10 November 2012 ~ 1 Comment

Tour of the Americas – Part 3

We are currently in Brazil on the last leg of our Tour Of The Americas, covering Canada, the USA and Brazil. In part 3 of our tour report Glen talks about (the lack of) manners in Brazilian traffic, deceased Formula-1 drivers, Brazilian coffee and more.

“Welcome to the jungle!”. These are Julio and Sandro’s welcoming words when picking us up from Guarulhos International Airport at 8am, after an 11-hour overnight flight with quite some turbulence. Whether the guys are fans of Guns N’ Roses we haven’t been able to figure out, but their remark is clearly meant to describe the traffic situation in Sao Paulo: ultimate mayhem! With a temperature of 21 Celsius at 8 am, it is bound to get a lot warmer still. After a bumpy ride through Sao Paulo traffic, we meet up with Uirá at his friend Caio’s apartment. Uirá runs Undermusic records, which released our last record here and he booked this tour for us. We spend the day chilling (well..) at the apartment, and when the night falls and the temperature finally drops below 35 Celsius we take a 12-hour bus ride to Florianopolis, where we pick up our van, gear and driver Nico.

Day 1 in Sao Paulo – 35 degrees Celsius

Having lost at least 7 of my 9 lives in the first 30 minutes on the road, it feels kind of weird to say that you do actually get used to Brazilian traffic. Cursing, sticking your hands out of the window instead of using blinker-lights, using no blinkers at all, cutting in traffic whenever possible, honking until your battery dies or just honking at pretty females; it’s all in the game. The fact that one of the highways around Sao Paulo is named after Formula-1 driver Ayrton Senna (who spent his last living moments on the racing track) says a lot about how people think about driving here…

Florianopolis

After spending the first 2 days with Uira as our tour manager and translator, we spend the next few days with only driver Nico. Uira is working at the WROS Festival, which is pretty much the Brazilian version of Groezrock, with Rise Against, A Wilhelm Scream, Strike Anywhere, Anti-Flag, Alkaline Trio and Pennywise on the bill. As it turns out, Nico does not speak an awful lot of English, and I’ve come to realize that I don’t understand a single word of Portuguese. Luckily, people here are very physically expressive, so a lot of situations make sense, even if I don’t understand the words. And of course there is google translate, which proves to be quite a good tool for communicating. In all honesty, I thought that people here would speak more or better English than some of them do.

Driver Nico and his van

The surroundings here are just beautiful, so I’ll let the pictures speak for themselves. We’ve been spending most of our time here moving from city to city to play our shows, and trying to catch sleep whenever possible. Some shows don’t even begin before midnight, and having to check out of our hotel at 10 am after a short night is quite the downside to the luxury of actually having a hotel. Sometimes those short nights make you a little tacky, and that comes to the surface easily when you’re spending close to 24 hours a day with the same people.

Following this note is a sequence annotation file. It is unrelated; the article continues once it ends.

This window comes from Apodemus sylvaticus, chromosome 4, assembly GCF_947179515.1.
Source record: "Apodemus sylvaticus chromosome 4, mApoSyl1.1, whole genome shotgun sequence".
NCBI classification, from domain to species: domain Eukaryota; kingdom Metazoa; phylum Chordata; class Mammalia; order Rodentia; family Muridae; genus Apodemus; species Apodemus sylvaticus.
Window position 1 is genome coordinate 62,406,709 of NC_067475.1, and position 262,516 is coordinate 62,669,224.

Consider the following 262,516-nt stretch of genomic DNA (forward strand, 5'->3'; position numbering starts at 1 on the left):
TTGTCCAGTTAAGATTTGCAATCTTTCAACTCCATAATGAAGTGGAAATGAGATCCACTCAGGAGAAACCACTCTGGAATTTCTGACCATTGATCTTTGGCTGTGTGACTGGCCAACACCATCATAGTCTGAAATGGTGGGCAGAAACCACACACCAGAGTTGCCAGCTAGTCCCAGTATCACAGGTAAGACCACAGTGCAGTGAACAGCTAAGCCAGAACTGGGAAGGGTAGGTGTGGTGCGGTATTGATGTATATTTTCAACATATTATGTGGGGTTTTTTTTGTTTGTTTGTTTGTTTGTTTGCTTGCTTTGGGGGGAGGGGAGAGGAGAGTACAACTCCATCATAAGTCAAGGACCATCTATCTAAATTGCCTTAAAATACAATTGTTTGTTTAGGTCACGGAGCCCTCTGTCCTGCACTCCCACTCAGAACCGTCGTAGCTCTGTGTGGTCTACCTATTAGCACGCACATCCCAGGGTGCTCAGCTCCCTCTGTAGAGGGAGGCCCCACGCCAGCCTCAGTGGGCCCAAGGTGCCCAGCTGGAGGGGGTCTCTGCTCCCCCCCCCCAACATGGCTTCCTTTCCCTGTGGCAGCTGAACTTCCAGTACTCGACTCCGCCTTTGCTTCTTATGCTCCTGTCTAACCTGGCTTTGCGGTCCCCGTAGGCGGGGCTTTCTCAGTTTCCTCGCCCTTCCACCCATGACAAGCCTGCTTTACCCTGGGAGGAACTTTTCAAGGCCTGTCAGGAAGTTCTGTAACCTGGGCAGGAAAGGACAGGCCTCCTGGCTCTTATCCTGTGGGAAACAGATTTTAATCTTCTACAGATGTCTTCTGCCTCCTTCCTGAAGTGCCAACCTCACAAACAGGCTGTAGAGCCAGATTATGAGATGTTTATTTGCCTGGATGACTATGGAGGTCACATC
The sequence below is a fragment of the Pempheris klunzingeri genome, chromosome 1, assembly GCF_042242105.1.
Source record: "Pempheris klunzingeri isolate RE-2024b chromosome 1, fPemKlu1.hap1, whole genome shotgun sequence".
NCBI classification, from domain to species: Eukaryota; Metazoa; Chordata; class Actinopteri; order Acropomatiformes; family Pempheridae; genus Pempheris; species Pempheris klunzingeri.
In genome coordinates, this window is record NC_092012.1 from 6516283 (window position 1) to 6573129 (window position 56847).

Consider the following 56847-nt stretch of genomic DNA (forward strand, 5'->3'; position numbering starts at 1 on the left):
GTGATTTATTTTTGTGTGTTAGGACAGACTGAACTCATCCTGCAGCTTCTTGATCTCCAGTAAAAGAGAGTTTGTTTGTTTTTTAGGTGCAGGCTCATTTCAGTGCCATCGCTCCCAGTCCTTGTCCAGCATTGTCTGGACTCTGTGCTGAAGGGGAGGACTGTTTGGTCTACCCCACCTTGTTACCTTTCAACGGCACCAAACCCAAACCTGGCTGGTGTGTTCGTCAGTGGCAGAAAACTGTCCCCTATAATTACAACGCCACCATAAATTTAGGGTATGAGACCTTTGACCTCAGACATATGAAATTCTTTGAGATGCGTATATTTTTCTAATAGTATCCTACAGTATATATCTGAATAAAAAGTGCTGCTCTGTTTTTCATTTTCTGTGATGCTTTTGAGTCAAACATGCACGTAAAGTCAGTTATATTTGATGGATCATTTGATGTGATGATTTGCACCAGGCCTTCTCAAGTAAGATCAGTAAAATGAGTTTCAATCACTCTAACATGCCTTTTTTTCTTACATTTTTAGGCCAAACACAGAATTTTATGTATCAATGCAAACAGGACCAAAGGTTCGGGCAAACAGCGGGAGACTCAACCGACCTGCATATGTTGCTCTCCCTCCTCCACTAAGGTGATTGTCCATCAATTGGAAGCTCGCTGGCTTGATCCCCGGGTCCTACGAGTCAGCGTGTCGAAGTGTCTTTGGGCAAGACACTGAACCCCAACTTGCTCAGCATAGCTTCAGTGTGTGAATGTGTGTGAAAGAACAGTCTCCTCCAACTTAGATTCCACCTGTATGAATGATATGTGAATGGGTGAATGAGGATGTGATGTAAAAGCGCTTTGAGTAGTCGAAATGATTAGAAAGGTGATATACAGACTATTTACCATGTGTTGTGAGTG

Streets of Porto Alegre

Something that I really like about Brazil is how people seem to be very relaxed and open, a lot more so than in Europe or the US. For example: driver Nico needs to ask for directions every now and then. He’ll just pull up to the side of the road, asks the first person he sees for directions, makes a little social chit-chat and then drives off again full speed. Everybody takes the time to have a talk and it seems to be the most normal thing to ask for directions like this.

The shows so far have been quite intense. Not a lot of bands from outside Brazil come on tour here, so upon first contact first people can be a little shy. Once the bands play, the dancing, crowd surfing and singing along commences, and all the ice is broken. We don’t understand most of the comments that people shout at us in between songs, which results in a few funny miscommunications. Even though it’s our first time here, people seem to know our music. It’s so cool to see people singing along to our songs, or seeing them buy older albums, because they already own the last one.

Chilling at Tramandai beach

Before going on this tour, we received some tips on how to stay healthy, which we are ignoring completely. A certain band member was scared to death when he needed to get his vaccinations for Brazil (afraid of injections..). Among the advices we received was to closely keep an eye on how your food is prepared and to get rid of the ice cubes in all the drinks. As it turns out, it’s almost impossible to keep an eye on all these things, and the aforementioned band member (who shall remain anonymous) thinks it’s a little exaggerated. In the meantime, none of us have been sick, so we must be doing something right. At almost every gas station they serve free shots of coffee / espresso and it’s delicious! The tea however, brewed with tap water that contains tons of chloride, is not really my ehm.. cup of tea!

Let the last week of this tour begin! We still have a 13-hour drive to go, which is scary enough in itself, and 2 shows on one day in Sao Paulo. I’m sure there will be enough material for another tour report.

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